17The First Affiliated Hospital, Zhejiang University School of Medicine, Hangzhou, China
18Bone Marrow Transplantation Center, The First Affiliated Hospital, Zhejiang University School of Medicine, Hangzhou, China
19Bone Marrow Transplantation Center, the First Affiliated Hospital, Zhejiang University School of Medicine, Hangzhou, China
20Unit of Hematology and Stem Cell Transplantation, Ospedale San Raffaele, University Vita-Salute San Raffaele, Milan, Italy
21The First Affiliated Hospital, College of Medicine, Zhejiang University, Hematology, Hangzhou, China
22Saint-Antoine Hospital, Sorbonne University, Paris, France
23Department of Hematology and Cell Therapy, EBMT Paris study office, Saint Antoine Hospital, Paris, France
24Department of Hematology and Cell therapy, Hospital Saint-Antoine, Sorbonne University, Paris, France


Although core-binding factor acute myeloid leukemia (CBF-AML) generally has a favorable prognosis, relapse occurs in ~40% of cases. Allogeneic hematopoietic cell transplantation (allo-HCT) is recommended when patients achieve second complete remission (CR2). However, transplant outcomes and donor preference for these patients remain unclear. We compared in an EBMT global multi-center registry-based analysis the outcomes following allo-HCT using either haploidentical donors (HAPLO), matched siblings donors (MSD), or 10/10 matched unrelated donors (MUD).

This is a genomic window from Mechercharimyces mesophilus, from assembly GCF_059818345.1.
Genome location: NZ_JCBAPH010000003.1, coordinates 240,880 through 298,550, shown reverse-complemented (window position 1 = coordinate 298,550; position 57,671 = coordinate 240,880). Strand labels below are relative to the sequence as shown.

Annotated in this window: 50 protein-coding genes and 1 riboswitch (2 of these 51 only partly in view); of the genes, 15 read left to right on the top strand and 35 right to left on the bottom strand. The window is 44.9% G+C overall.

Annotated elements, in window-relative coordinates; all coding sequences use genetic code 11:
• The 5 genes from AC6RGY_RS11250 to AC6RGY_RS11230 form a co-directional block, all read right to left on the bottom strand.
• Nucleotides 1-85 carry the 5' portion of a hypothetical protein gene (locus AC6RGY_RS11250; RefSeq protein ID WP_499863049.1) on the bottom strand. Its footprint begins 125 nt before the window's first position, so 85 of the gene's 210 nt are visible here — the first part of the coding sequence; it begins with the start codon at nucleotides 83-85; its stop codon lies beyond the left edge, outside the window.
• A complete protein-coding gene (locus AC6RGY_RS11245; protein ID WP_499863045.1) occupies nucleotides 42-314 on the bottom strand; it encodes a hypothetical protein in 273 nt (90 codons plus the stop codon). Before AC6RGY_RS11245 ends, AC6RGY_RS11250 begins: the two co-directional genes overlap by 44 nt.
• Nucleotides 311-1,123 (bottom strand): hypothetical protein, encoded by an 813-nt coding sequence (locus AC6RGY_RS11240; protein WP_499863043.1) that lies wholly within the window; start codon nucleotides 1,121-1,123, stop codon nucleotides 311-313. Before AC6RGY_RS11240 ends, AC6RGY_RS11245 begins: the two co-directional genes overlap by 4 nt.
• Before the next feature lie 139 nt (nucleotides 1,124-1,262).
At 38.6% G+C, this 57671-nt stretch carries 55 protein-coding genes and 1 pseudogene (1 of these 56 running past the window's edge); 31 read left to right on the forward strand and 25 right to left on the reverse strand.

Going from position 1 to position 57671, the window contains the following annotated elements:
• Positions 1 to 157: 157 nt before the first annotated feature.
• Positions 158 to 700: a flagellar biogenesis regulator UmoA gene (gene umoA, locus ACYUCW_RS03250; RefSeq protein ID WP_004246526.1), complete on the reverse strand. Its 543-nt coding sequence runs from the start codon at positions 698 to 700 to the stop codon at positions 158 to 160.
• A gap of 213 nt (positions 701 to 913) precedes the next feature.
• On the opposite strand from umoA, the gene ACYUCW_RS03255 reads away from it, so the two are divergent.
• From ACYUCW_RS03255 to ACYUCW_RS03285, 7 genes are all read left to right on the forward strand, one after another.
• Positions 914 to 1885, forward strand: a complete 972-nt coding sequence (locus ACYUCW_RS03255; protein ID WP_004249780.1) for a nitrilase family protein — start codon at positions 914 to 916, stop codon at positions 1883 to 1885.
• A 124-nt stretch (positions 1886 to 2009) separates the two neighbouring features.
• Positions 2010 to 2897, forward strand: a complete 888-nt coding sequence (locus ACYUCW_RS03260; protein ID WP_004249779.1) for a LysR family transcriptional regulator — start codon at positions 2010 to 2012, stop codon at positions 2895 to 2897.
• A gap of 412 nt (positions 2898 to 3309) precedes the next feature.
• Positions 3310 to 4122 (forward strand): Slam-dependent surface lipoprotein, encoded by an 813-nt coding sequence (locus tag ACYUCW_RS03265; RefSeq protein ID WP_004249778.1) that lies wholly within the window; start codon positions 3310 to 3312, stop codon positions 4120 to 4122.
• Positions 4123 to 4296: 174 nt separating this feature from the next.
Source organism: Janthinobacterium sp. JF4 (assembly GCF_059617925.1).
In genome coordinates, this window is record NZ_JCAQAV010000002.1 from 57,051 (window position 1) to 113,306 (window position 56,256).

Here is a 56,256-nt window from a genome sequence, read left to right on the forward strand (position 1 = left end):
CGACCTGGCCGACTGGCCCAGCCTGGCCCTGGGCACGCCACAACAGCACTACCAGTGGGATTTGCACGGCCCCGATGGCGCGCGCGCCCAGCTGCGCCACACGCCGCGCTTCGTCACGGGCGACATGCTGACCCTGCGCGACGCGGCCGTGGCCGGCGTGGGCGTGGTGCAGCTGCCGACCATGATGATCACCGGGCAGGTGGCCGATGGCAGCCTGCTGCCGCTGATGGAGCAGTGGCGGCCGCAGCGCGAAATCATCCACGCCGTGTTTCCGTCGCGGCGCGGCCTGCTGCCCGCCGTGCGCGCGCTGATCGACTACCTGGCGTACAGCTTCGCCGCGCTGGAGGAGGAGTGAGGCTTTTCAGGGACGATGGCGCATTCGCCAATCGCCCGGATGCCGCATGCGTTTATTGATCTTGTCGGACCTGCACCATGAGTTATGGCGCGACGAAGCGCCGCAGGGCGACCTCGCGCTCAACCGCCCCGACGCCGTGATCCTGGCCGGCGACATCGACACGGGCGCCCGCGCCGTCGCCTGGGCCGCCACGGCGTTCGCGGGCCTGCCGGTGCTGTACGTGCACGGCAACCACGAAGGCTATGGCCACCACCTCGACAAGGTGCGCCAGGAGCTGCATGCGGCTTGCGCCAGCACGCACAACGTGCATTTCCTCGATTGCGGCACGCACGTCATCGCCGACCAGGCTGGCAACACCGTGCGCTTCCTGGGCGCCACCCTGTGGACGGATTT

Data from 865 de novo adult CBF AML patients in CR2 receiving allo-HCT in 227 EBMT centers from 2010-2022 were analyzed. Transplants from mismatched UD (<10/10), umbilical cord blood or grafts with ex-vivo manipulation were excluded. Univariate analyses and Cox regression models were used.


Results from 329 MSD, 374 MUD, and 162 HAPLO HCTs were analyzed. For the entire cohort, median age was 43y (range: 18-76). Inv(16)/CBFBMYH11 was detected in 503 patients (58%) and t(8;21)/RUNX1-RUNX1T1 was detected in 362 patients (42%). Peripheral blood was the major graft source (86.1%), and myeloablative conditioning was used for the majority (60.1%) of all allo-HCTs. Female-to-male transplants were more common in the MSD group (25.5%) than in the HAPLO (19.8%) or MUD (14.2%) group, respectively (p<0.01). 83% of patients in the HAPLO group received post transplant cyclophosphamide (PTCy) as graft-versus-host disease (GVHD) prophylaxis. Engraftment rates were higher in the MSD (98.8%) and MUD (98.9%) than in the HAPLO (94.9%) group (p<0.01). Original disease was the major cause of death for the MSD and MUD cohorts, while in the HAPLO group, it was infection.